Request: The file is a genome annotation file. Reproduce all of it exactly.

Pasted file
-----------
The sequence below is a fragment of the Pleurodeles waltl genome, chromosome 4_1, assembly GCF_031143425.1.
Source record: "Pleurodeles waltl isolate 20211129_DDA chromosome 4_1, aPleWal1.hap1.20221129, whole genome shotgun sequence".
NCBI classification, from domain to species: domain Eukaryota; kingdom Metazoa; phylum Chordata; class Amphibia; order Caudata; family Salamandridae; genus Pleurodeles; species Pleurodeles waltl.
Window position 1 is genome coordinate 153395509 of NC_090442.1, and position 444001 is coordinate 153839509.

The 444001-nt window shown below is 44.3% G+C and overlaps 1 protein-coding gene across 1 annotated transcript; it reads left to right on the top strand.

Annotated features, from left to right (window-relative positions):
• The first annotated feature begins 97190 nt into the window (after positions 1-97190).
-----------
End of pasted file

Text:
The sequence below is a fragment of the Pleurodeles waltl genome, chromosome 4_1, assembly GCF_031143425.1.
Source record: "Pleurodeles waltl isolate 20211129_DDA chromosome 4_1, aPleWal1.hap1.20221129, whole genome shotgun sequence".
NCBI classification, from domain to species: domain Eukaryota; kingdom Metazoa; phylum Chordata; class Amphibia; order Caudata; family Salamandridae; genus Pleurodeles; species Pleurodeles waltl.
Window position 1 is genome coordinate 153395509 of NC_090442.1, and position 444001 is coordinate 153839509.

The 444001-nt window shown below is 44.3% G+C and overlaps 1 protein-coding gene across 1 annotated transcript; it reads left to right on the top strand.

Annotated features, from left to right (window-relative positions):
• The first annotated feature begins 97190 nt into the window (after positions 1-97190).